As you'd expect, Nintendo has thrown in a whole bunch of new toys and tools to fuel these antics. In addition to the traditional mushrooms, fire flowers and stars, there's now a propeller suit that lets you launch yourself upwards by shaking the remote - just the tonic when some back-stabbing git tries to dump you into a lava pit. There's also a penguin suit; I've not seen it yet, but apparently it lets you do massive belly slides over icy surfaces. In addition to these pick-ups, there's the usual library of environmental hazards and innovations. Interesting examples seen so far include sand jets that can be stood on for brief windows of time, and a tilting platform that corresponds to the angle of one player's remote - again, this offered a great opportunity to help or to screw over friends.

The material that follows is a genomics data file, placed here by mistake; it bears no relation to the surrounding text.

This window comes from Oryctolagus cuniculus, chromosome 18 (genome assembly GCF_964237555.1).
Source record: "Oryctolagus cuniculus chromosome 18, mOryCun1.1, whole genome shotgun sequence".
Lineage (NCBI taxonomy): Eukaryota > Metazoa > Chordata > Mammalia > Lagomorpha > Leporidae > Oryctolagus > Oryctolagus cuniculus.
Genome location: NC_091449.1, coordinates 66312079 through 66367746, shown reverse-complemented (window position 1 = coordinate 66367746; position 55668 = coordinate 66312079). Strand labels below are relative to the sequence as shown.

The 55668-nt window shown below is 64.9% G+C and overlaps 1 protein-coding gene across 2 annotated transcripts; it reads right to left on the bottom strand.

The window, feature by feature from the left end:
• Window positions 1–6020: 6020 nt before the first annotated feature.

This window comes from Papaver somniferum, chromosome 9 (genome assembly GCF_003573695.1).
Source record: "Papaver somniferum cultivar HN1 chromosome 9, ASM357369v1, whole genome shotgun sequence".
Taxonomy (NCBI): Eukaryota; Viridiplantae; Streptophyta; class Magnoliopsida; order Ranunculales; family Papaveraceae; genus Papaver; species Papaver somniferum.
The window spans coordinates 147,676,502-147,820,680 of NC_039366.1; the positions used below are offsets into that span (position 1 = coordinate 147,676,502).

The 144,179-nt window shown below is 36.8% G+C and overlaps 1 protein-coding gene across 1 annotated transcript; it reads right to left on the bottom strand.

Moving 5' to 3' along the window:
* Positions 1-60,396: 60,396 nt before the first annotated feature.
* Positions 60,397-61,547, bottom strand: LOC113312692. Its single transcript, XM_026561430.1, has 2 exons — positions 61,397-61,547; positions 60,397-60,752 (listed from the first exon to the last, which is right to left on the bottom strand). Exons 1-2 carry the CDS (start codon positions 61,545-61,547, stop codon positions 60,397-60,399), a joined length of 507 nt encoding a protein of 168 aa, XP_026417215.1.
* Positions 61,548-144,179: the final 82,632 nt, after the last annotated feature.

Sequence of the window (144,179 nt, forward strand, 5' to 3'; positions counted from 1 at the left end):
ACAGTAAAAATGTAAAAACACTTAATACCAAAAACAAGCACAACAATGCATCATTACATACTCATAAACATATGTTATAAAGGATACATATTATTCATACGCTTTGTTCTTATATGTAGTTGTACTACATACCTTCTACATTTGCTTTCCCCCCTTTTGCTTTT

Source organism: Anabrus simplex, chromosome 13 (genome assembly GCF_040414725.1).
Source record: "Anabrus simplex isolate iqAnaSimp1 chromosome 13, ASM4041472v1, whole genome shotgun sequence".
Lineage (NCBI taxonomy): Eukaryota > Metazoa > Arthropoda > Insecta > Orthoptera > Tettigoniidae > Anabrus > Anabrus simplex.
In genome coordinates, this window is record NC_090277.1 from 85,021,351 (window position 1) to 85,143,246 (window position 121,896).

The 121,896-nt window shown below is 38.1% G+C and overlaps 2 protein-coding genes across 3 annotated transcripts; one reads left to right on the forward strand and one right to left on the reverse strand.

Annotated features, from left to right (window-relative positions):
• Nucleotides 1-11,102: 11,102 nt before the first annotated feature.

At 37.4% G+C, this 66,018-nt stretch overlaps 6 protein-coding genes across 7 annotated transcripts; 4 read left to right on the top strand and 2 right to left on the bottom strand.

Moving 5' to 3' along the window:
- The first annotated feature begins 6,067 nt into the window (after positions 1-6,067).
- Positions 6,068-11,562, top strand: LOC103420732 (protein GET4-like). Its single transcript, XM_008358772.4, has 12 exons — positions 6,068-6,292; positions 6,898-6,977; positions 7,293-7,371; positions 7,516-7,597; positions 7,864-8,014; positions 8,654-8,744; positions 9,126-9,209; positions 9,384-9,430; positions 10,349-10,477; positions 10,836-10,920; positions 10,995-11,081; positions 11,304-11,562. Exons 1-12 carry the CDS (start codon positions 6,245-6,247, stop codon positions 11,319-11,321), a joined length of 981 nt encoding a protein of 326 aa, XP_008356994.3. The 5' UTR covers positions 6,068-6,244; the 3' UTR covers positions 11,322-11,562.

To be honest, I only have two concerns about this game. My first complaint may sound minor, but it irritated me enough to warrant a mention. As with previous Mario titles, there's a moment's pause whenever someone grabs a power-up that changes their size. Before this was never an issue - there was only one player to be affected by the brief hiatus, and they knew it was coming. Now, however, your action will frequently be interrupted because someone else has grabbed a power-up. It's quite easy to lose focus if you're halfway through a jump when the action freezes, and often you'll cock-up a manoeuvre that you'd never have a problem with otherwise. Trust me, you'll be deeply irritated the first time this happens to you - and since there's an abundance of power-ups in the game, it happens fairly often. On the plus side, this probably means it's an issue we'll all adapt to.